7 Word-meanings vaavaa = a lullaby word, (come) maGaane = oh! son karumalai = black hill muDuGa = a muDuGa boy kallu* = stone poTTi = fissure piraantano = are you born? Piraantu* = when born kaalamaakaaNDu* = ages passing by ennu maGa = my son saametaTTukku* = a bed of caama leaves kiDaati = laid raayitaTTukku* = a bed of raaGi leaves veteeno = to keep, to give annavellaam = everything to eat arivellaam = rice and everything munnakkai = to take the first hand ninteno = stood balaakkai = right hand puuvellaam = all kinds of flowers

8 caama field with ripe caama heads

9 raaGi field with ripe raaGi heads

10 malleesvaran, the rock deity of muDuGer

11 A model of saameettaTTu*

12 Song – 2 Paambu Kee

13 Song - 2 paambu* kee oola tambi taNyaaLe siimaavaa oola tambi laallaalee laallaalee laalee laalee paambu* kee oola tambi kallaaLe siimaavaa oola tambi laallaalee laallaalee laalee laalee paambu* kee oola tambi meeraaLe siimaavaa oola tambi laallaalee laallaalee laalee laalee paambu* kee oola tambi muTTyaale siimaavaa oola tambi laallaalee laallaalee laalee laalee Sung by Vasantha of Thundoor Hamlet Translated by Rayson K. Alex Oh snake My little brother snake, come through the waters like coconut leaves Oh snake My little brother snake, come through the stones like coconut leaves Oh snake My little brother snake, come through the trees like coconut leaves Oh snake My little brother snake, come through the wood stumps like coconut leaves Oh snake

14 Word-meanings paambu* = snake oola = coconut leaves tambi = little brother kee = a colloquial way of calling someone taNyaaLe = through the waters siimaavaa = oh! Come kallaaLe = though the stones meeraaLe = though the woods muTTyaale = through the wood stumps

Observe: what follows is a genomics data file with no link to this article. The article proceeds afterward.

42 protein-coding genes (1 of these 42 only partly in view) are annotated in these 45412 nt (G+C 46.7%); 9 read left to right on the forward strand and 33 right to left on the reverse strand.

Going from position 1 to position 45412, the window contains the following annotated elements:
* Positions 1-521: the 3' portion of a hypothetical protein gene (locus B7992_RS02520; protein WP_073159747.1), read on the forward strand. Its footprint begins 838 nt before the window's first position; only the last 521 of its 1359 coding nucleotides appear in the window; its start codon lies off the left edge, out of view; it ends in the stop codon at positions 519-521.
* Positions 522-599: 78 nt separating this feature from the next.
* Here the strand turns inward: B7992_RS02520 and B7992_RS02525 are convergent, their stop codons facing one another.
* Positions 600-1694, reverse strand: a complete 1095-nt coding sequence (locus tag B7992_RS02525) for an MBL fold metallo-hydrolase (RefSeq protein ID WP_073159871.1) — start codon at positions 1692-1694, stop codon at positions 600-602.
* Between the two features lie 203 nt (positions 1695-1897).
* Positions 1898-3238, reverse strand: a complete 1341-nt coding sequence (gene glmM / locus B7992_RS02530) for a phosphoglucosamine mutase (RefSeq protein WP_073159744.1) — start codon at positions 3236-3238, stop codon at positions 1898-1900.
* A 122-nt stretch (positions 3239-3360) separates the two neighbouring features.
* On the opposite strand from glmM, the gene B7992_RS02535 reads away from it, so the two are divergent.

15 Priest of muDuGer holding a snake-staff

16 Copulation of snakes in a stream in aTTappaaDi

17 Song – 3 etu*kketu*kku* vantaatu*

18 Song - 3 etu*kketu*kku* vantaatu* maGaane toovennyaare kaNakkaakku* vantaatu* lavva toovennyaare etu*kketu*kku* vantaatu* maGaane toovennyaare kaalu*kku* vantaatu* lavva toovennyaare etu*kketu*kku* vantaatu* maGaane toovennyaare santikku* vantaatu* lavva toovennyaare etu*kketu*kku* vantaatu* maGaane toovennyaare toodekku* vantaatu* lavva toovennyaare etu*kketu*kku* vantaatu* maGaane toovennyaare iDippu*u*kku vantaatu* lavva toovennyaare etu*kketu*kku* vantaatu* maGaane toovennyaare maaru*kku* vantaatu* lavva toovennyaare ennamaaGe saaminaa toovennyaare itileentu* kaaNuvee toovennyaare etu*kketu*kku* vantaatu* maGaane toovennyaare sivyaalu*u*kku* vantaatu* lavva toovennyaare ennamaaGe saaminaa toovennyaare itileentu* kaaNuvee toovennyaare etu*kketu*kku* vantaatu* maGaane toovennyaare kaavu*u*tu vantaatu* lavva toovennyaare ennamaaGe saaminaa toovennyaare itileentu* kaanNuvee toovennyaare etu*kketu*kku* vantaatu* maGaane toovennyaare koDu*kku*u*kku vantaatu* lavva toovennyaare ennamaaGe saaminaa toovennyaare itileentu* kaaNuvee toovennyaare etu*kketu*kku* vantaatu* maGaane toovennyaare